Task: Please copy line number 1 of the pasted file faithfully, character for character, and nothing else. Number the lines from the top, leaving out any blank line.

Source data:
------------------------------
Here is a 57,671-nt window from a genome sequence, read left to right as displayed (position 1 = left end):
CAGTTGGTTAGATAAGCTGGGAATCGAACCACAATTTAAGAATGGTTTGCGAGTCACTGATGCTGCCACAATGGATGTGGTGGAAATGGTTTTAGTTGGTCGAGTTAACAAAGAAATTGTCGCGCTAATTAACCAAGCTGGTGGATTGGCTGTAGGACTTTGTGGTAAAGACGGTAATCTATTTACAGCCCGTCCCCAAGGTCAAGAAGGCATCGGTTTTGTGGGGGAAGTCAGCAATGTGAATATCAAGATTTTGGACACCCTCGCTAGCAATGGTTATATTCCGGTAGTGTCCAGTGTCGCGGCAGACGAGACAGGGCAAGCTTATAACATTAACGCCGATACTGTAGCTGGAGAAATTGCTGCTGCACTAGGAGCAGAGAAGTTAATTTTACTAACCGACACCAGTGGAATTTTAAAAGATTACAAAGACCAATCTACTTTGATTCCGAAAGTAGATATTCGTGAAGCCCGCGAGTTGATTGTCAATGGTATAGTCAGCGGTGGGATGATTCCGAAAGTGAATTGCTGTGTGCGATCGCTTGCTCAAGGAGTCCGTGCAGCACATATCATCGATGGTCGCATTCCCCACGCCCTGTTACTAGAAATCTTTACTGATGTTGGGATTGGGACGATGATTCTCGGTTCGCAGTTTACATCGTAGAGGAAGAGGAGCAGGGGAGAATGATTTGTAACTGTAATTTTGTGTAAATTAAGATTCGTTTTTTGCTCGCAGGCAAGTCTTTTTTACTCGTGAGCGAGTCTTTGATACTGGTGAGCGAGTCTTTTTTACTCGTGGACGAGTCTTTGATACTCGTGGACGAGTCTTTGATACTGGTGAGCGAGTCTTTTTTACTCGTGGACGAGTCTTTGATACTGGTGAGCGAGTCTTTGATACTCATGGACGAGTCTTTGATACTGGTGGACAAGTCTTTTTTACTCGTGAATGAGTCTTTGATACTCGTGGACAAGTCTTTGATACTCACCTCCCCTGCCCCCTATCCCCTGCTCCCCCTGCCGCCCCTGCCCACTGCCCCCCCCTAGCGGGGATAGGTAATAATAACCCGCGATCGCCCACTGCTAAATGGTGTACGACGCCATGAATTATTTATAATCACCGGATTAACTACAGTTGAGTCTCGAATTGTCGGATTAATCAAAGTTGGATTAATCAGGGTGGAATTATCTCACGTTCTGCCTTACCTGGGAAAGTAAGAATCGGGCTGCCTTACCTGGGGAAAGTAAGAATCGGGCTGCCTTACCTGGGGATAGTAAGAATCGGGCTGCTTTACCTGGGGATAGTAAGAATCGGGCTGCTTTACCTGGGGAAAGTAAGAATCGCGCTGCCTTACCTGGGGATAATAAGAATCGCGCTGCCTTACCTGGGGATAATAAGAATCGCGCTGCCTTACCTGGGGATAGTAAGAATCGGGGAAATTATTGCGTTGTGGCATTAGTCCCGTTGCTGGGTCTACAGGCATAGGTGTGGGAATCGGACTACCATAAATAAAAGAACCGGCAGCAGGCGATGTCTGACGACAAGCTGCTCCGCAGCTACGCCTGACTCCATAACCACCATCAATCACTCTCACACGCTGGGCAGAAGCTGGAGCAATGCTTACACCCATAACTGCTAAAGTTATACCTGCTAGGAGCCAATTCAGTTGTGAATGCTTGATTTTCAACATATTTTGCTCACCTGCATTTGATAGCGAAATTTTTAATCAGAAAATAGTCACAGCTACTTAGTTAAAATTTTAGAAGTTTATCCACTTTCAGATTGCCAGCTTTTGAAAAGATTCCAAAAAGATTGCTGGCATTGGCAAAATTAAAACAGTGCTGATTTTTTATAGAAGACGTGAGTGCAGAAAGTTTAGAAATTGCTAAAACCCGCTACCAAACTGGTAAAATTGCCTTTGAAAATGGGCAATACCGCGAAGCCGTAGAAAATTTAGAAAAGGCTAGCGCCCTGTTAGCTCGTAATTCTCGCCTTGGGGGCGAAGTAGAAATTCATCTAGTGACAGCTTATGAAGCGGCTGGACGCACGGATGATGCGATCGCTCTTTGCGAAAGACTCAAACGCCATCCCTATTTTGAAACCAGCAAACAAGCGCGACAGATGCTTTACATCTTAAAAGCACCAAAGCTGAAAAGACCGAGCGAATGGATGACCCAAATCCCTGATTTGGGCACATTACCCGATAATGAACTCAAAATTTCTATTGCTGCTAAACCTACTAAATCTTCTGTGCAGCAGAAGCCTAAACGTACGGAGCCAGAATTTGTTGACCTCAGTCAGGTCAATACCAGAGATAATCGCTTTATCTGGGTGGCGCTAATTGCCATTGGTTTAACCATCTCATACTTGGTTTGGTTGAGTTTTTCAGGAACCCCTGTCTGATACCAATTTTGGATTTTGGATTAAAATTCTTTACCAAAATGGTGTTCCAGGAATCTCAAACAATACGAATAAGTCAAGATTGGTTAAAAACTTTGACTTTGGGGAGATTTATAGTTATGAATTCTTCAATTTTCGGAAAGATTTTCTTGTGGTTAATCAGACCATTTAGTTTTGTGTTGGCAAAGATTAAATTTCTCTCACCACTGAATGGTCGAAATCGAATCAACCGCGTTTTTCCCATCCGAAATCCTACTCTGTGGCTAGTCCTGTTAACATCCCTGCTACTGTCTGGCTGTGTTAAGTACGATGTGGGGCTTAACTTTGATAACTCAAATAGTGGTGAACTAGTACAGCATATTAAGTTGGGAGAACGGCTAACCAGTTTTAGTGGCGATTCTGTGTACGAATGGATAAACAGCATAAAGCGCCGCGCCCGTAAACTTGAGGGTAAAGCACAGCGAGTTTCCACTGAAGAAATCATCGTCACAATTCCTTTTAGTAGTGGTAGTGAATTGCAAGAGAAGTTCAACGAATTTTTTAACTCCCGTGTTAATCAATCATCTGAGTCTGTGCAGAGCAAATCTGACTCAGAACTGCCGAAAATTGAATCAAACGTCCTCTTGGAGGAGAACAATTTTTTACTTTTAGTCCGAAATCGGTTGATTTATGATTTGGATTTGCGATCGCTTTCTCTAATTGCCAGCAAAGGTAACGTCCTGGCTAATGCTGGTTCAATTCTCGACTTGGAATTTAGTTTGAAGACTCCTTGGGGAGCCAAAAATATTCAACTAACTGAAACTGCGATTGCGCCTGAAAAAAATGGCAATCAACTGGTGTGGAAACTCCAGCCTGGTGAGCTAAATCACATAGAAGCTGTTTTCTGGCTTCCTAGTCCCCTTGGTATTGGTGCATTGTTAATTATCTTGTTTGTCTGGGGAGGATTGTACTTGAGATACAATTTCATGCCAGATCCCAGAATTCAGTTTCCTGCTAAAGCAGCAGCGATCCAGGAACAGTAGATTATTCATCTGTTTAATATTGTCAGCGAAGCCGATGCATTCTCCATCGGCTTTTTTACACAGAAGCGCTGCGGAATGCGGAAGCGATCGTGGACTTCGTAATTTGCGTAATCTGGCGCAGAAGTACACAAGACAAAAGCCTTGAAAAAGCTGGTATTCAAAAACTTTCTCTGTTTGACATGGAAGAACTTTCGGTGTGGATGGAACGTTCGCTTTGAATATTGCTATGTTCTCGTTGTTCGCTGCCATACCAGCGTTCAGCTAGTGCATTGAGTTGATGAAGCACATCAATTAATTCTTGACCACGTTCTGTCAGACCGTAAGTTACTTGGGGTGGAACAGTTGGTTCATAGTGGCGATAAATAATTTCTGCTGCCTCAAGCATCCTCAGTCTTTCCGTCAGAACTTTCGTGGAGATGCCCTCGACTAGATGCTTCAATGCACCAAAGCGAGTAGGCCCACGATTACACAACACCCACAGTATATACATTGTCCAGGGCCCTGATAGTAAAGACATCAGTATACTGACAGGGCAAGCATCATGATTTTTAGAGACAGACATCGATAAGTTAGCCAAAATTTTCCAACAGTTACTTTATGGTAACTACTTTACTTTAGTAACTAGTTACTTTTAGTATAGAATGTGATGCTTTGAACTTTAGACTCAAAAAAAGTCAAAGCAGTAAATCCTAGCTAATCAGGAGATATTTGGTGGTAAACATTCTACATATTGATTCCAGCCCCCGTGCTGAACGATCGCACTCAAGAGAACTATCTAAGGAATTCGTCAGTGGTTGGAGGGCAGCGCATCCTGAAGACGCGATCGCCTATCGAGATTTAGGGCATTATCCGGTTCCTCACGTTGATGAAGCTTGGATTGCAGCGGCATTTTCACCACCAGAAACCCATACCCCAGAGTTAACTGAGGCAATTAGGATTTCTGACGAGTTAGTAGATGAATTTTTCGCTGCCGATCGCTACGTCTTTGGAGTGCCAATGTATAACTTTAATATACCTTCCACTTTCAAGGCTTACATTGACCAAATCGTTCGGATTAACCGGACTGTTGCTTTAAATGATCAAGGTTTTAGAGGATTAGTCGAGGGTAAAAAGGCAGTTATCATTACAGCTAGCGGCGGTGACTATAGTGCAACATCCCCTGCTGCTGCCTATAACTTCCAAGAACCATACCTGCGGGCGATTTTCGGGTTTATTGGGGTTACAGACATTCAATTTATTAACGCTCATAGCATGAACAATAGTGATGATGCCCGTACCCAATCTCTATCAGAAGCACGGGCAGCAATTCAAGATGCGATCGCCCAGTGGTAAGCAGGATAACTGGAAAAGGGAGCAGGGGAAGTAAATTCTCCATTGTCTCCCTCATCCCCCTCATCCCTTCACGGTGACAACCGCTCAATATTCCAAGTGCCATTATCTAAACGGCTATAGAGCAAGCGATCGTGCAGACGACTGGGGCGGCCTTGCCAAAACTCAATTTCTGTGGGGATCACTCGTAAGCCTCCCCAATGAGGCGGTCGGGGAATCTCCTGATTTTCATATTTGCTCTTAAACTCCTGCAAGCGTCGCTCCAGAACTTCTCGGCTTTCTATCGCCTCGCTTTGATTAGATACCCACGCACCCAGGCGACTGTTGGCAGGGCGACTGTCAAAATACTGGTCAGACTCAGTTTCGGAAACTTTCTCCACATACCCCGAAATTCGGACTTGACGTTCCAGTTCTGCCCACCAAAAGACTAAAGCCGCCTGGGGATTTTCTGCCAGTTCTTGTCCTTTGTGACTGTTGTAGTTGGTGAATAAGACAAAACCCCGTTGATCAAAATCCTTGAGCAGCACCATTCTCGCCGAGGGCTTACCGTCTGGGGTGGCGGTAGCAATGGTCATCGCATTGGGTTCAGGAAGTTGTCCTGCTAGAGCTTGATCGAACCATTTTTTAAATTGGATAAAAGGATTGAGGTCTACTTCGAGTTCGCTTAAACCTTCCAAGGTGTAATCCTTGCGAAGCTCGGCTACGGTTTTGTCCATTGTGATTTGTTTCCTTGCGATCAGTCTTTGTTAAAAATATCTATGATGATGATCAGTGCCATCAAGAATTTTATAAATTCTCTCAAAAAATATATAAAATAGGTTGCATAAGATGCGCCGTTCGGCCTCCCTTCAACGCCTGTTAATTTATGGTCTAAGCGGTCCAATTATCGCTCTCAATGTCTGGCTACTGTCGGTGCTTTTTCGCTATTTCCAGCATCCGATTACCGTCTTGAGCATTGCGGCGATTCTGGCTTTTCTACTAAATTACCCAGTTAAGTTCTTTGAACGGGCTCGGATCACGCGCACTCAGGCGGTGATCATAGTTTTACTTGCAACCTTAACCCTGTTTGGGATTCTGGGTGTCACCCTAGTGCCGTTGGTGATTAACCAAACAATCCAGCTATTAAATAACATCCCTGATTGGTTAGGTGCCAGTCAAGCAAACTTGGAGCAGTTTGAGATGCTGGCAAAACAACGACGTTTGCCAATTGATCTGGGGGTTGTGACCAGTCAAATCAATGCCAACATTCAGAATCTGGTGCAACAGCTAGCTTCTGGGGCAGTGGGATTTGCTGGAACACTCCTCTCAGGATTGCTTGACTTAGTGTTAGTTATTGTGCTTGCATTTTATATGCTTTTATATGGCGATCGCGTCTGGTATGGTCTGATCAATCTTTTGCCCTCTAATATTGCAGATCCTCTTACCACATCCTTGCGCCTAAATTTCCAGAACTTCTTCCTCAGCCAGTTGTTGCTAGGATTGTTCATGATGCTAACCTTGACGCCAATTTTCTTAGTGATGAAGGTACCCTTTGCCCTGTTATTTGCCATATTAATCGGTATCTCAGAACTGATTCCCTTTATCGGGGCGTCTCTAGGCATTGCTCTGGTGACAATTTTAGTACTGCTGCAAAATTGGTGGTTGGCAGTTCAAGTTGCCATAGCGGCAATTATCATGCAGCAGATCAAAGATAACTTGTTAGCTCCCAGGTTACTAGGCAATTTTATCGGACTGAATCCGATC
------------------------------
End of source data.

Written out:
Here is a 57,671-nt window from a genome sequence, read left to right as displayed (position 1 = left end):